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Fowl Play Suspected: Investigation Launched into Illegal Dumping of Chicken Bones

"Meath County Council Launches Investigation into 50kg Dumped Chicken Bones Found in Kentstown Area"

Meath County Council has launched an investigation into the illegal dumping of approximately 50kg of chicken bones in the Kentstown area on Sunday evening (April 8). The poultry waste was found overflowing from its packaging on the road outside a dairy farm over the Easter weekend, adjacent to fields of grazing livestock. Manager of the nearby farm, Shane Corbally, expressed his anger over the incident, which he believes was intentional, stating that it is unlikely a vehicle carrying this type of produce would be passing through the quiet area. He also expressed major concern over the spread of diseases such as botulism and salmonella, and reported the incident to Gardaí, who referred the matter to the council.

However, more than 24 hours after the report, the dumped meat and bones had yet to be taken away. The local authority has since confirmed to Agriland that it arranged for the removal of the products and that it is now looking into the incident. In a statement, it said: “Following receipt of the report of the dumping, the council arranged for the collection and disposal of the meat products to an appropriate facility. Investigations in relation to the source of the meat products are continuing,” it added. It is understood that details of the dumping have also been sent to the Health Service Executive (HSE) and the Food Safety Authority of Ireland (FSAI).

Corbally posted about the dumping on Twitter, where many condemned the incident and warned that scavengers or vermin could pick at the waste and spread diseases. Sinn Féin TD Darren O’Rourke also condemned the dumping and said “this is a reckless and dangerous action, which poses serious risk to local wildlife”. He called on Meath County Council to continue their efforts and resolve the matter without delay.

Dumping of animal carcasses has been reported in other areas of Northern Ireland this week, in counties Tyrone and Derry. The carcasses of six to seven calves, several ewes and lambs, and boxes of chicken parts were found dumped on a riverbank near Fivemiletown in Co. Tyrone earlier in the week. Clogher Valley independent candidate in the Mid Ulster local election, Kevin Mcelvogue, took to social media to call for the removal of the animal parts after he visited the site numerous times, only to find that they were still lying there. He stated that if the animals died of disease, pollution could be leaching into the waterways, and called for immediate action.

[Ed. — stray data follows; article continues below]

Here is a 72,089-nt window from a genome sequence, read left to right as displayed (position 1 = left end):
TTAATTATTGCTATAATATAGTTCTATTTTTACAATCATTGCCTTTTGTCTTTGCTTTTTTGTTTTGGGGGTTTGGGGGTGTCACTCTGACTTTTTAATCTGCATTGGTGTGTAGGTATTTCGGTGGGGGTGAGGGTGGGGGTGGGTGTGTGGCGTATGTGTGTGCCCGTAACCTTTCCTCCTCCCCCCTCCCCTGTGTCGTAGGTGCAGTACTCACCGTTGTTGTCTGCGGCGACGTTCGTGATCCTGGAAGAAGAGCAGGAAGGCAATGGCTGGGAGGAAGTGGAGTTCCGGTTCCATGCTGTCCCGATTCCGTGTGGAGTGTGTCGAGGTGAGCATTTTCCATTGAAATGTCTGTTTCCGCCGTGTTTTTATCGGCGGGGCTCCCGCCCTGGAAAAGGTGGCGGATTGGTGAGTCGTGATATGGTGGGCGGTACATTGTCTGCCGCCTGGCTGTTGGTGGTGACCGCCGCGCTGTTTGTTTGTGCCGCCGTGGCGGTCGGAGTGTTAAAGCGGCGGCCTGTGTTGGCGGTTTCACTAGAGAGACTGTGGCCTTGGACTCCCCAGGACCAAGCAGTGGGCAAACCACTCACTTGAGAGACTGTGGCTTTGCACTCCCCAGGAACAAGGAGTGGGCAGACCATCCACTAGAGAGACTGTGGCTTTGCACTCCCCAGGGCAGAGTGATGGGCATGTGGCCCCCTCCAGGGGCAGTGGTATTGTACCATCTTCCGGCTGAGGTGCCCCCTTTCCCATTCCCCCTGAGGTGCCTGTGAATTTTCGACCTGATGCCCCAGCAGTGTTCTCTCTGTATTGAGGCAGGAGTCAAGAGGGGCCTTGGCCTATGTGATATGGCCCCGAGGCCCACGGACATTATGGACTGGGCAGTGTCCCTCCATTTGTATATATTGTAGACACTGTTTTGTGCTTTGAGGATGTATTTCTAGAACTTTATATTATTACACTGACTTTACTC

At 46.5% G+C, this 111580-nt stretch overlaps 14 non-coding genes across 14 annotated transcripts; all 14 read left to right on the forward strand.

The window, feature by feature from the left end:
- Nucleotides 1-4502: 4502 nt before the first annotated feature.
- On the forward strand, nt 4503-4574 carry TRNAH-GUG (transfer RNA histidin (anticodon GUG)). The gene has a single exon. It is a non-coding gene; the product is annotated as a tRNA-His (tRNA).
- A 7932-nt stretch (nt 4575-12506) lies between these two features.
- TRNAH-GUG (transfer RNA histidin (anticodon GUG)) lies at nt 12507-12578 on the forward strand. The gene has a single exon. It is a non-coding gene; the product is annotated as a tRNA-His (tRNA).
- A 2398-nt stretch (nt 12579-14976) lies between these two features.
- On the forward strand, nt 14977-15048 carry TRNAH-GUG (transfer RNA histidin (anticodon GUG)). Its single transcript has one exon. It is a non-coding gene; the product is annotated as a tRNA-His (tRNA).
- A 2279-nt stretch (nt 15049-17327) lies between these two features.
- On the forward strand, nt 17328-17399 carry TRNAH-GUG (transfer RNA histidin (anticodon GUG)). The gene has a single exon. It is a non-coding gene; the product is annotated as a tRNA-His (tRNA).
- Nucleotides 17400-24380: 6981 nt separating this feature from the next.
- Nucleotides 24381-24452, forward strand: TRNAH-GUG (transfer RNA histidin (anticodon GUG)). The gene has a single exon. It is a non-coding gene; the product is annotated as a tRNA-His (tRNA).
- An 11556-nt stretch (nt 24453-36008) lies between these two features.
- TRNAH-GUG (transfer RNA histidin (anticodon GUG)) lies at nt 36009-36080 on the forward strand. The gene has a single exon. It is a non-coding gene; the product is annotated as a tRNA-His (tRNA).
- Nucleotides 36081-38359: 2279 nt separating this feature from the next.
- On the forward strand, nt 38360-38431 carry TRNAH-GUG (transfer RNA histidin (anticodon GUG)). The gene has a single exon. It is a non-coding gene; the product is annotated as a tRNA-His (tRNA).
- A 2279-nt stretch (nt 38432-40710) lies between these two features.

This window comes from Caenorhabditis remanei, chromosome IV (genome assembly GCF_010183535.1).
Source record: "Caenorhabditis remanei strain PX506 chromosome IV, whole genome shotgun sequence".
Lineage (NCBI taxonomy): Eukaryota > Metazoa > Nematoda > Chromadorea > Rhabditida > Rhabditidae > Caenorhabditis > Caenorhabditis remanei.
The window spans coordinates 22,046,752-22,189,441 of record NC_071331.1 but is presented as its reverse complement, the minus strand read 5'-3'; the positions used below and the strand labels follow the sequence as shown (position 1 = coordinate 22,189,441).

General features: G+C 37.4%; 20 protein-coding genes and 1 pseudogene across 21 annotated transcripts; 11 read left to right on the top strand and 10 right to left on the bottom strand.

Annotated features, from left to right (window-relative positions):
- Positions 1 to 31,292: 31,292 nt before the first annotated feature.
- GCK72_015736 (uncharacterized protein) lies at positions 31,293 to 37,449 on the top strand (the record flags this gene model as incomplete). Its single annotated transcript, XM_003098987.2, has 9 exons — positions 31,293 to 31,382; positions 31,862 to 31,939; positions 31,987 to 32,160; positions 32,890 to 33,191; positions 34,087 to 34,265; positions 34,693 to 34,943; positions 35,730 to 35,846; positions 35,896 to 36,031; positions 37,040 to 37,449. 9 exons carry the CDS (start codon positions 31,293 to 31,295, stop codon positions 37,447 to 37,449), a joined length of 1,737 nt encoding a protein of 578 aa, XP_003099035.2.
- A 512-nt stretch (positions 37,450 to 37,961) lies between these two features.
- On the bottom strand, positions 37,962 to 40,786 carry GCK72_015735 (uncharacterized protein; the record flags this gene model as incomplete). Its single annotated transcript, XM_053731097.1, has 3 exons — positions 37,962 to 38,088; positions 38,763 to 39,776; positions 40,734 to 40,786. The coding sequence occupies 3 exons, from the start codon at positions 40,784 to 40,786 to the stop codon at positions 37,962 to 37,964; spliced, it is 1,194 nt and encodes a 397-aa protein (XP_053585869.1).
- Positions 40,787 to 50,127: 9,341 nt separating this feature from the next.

In a separate incident, about 15-20 skinned lambs were discovered by a wildlife photographer in a river near the Leighry Road, Limavady, in Co. Derry. The incident was labelled “a disgrace” and photos were posted on Twitter to spread awareness of the problem. The illegal dumping of animal carcasses is not only a danger to wildlife but also poses a threat to public health. The spread of diseases such as botulism and salmonella can have serious consequences and can be easily avoided by proper disposal of waste.

Meath County Council has a responsibility to ensure that the illegal dumping of waste is dealt with swiftly and efficiently. The investigation into the source of the meat products should be thorough and any individuals or companies found to be responsible should be held accountable for their actions. The dumping of waste not only causes harm to the environment but also poses a risk to public health and the health of local wildlife. It is important that individuals and companies are aware of their responsibilities when it comes to the proper disposal of waste and that the appropriate measures are taken to prevent incidents like this from happening again.

Categories: Agriculture